By Guest Columnist Ron Perez
For Capital Region Independent Media
In the animal sheltering world, we maintain a love/hate relationship with social media.
On one hand, we’re able to communicate with thousands of people with one click. Often this can benefit our organization by promoting adoptions, making a special plea for help, alerting the public to a lost/found pet, etc.
On the other hand, social media has occasionally proven to be extremely harmful for animal shelters when people post untruthful information about animal cruelty situations.
Sadly, some people now use social media to convey disingenuous information, aimed at an unwitting public who is attempting to help an animal in need. Most people posting misinformation on social media elect to be anonymous; thus, in some cases, those who have an “axe to grind” or a hidden agenda may use this method to file false or misleading animal cruelty complaints with no repercussions.
For shelters, this means responding to excess bogus complaints, which keeps us from investigating legitimate complaints in a timely manner when animals may truly need our help.
This social media method of falsely accusing people of cruelty has now become a venue for extremist individuals, groups and organizations to use cyberbullying to achieve actions that serve their overzealous beliefs.
These extremists begin a social media campaign against an individual when they disagree with their animal management, even if they’re not breaking any animal cruelty laws. They frequently continue by posting the pet owner’s name and home address, and encouraging people to harass them into the bully’s own version of compliance, or manipulating shelters into seizing these animals. This can cause a great deal of grief to a pet owner.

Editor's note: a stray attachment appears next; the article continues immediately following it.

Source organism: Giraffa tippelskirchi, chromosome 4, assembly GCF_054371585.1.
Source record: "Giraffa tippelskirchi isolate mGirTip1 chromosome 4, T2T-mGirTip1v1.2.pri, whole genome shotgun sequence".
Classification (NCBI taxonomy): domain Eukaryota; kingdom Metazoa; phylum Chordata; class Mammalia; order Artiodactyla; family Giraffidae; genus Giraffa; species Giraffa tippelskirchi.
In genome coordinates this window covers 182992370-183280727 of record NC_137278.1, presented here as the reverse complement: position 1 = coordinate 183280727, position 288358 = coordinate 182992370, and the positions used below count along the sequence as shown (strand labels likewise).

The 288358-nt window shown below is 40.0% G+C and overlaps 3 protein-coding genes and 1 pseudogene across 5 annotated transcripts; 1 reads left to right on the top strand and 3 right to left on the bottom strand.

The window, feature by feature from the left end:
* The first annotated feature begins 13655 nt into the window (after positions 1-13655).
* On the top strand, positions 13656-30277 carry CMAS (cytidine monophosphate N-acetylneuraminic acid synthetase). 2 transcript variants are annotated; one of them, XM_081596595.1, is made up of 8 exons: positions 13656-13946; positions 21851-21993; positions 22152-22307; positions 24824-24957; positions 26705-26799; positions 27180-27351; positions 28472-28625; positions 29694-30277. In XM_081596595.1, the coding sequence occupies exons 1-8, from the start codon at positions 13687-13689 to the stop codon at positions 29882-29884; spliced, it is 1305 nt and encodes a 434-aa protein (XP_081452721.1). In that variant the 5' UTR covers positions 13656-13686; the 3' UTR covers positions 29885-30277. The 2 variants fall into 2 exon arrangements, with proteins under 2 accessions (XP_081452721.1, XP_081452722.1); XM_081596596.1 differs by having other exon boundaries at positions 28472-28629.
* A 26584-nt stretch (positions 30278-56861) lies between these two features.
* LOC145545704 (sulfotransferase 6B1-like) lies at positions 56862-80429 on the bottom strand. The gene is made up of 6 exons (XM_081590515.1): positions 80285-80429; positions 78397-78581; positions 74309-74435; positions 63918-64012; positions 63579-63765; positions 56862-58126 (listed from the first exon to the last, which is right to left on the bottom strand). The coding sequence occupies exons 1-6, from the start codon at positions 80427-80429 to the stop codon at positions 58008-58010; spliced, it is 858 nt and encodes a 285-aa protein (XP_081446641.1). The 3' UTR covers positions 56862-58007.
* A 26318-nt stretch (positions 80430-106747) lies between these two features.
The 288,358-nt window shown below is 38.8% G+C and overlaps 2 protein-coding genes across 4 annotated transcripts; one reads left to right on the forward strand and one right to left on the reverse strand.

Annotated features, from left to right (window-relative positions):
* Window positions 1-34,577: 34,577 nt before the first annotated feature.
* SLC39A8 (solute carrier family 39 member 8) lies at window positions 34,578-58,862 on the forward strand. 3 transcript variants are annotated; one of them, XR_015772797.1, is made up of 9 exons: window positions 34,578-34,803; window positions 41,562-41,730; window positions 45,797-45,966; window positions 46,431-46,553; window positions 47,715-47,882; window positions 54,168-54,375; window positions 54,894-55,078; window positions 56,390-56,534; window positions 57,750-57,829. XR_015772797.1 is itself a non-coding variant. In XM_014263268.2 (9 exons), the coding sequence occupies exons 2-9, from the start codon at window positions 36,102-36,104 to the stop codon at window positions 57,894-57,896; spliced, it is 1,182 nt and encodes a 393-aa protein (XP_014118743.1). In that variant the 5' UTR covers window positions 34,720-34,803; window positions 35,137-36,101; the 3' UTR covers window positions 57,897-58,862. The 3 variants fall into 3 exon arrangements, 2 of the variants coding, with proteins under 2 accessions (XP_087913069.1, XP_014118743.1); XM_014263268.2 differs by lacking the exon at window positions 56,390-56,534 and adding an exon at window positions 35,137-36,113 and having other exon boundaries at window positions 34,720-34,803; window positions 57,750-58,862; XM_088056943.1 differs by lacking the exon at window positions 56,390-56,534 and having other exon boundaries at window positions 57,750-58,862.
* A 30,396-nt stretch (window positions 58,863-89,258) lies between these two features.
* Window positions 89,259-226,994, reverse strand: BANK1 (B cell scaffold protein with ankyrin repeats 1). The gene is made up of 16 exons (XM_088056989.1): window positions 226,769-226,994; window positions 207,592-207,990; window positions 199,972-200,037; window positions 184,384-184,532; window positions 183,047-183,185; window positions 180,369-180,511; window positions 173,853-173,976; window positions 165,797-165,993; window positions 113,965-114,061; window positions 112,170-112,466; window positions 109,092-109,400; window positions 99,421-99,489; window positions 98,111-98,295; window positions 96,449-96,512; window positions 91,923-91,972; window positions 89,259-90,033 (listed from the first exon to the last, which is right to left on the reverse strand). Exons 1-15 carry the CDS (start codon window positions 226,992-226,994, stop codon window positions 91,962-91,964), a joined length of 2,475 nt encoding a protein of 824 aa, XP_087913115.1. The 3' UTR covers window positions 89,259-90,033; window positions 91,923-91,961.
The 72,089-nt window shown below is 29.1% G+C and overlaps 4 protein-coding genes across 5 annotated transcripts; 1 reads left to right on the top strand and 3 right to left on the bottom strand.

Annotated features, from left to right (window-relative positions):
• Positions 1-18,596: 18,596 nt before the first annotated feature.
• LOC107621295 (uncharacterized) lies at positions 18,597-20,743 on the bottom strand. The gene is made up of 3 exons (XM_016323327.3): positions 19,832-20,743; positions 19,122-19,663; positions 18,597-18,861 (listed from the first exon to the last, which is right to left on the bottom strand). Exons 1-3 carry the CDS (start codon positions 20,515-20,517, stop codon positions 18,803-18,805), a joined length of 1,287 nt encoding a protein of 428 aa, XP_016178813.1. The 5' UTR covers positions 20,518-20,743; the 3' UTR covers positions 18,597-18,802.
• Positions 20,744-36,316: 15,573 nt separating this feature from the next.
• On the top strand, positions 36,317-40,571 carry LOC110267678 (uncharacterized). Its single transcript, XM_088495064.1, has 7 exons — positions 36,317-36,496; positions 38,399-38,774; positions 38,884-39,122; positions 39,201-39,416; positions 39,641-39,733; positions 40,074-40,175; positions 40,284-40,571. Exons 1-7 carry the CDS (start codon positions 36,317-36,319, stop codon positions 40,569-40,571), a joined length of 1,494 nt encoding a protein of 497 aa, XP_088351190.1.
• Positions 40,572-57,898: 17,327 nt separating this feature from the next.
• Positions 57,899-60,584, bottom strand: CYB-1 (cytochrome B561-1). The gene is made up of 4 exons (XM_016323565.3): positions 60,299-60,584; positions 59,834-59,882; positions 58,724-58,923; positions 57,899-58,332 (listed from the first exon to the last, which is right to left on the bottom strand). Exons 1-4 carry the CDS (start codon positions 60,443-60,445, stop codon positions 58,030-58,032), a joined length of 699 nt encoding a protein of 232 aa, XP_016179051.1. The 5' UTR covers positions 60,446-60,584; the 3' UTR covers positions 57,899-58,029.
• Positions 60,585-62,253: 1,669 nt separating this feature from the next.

CGHS/SPCA adheres to and properly enforces all animal cruelty laws of NYS Agriculture and Markets Law.
When reading or viewing media – social or otherwise – carefully investigate all the allegations and facts to determine the truth before jumping on board with a crowd mentality. Often these extreme groups use “shock and awe” methods (including Photoshopped pictures or blatantly false facts) to move hearts, raise funds and further their misguided agendas.
I personally experienced this some years ago when I attended what I thought was an animal cruelty training seminar. Unaware of the actual purpose of the meeting, I brought staff members for training purposes. One of the presenters was even a retired law enforcement official, so I felt this event would provide insight and assistance in investigating animal cruelty situations.
I was wrong. This day-long training seminar began by stating that New York cruelty laws were a joke, that they’re not nearly strong enough and, as investigators, one must be vigilant to remove animals from people. As the morning went on, the training devolved into a rant about meat or dairy products being served in public schools, horrors of horse racing, etc. None of this was relevant to investigators improving their skills. When we broke for lunch, I assembled my team and left the program greatly disappointed, noticing how other law enforcement elected to do the same.
Today, groups like this one use the internet to do their dirty work and take money from unknowing, yet caring people. As always, I encourage animal lovers to support their local animal shelter. These are the organizations that are actually in the trenches, caring for the community’s animals.
Many national-oriented groups, such as the Humane Society of the United States (HSUS) have NO shelters, but they will certainly advertise and take contributions from people. They rarely, if ever, grant any of these funds back to a local shelter, since their primary goal is lobbying.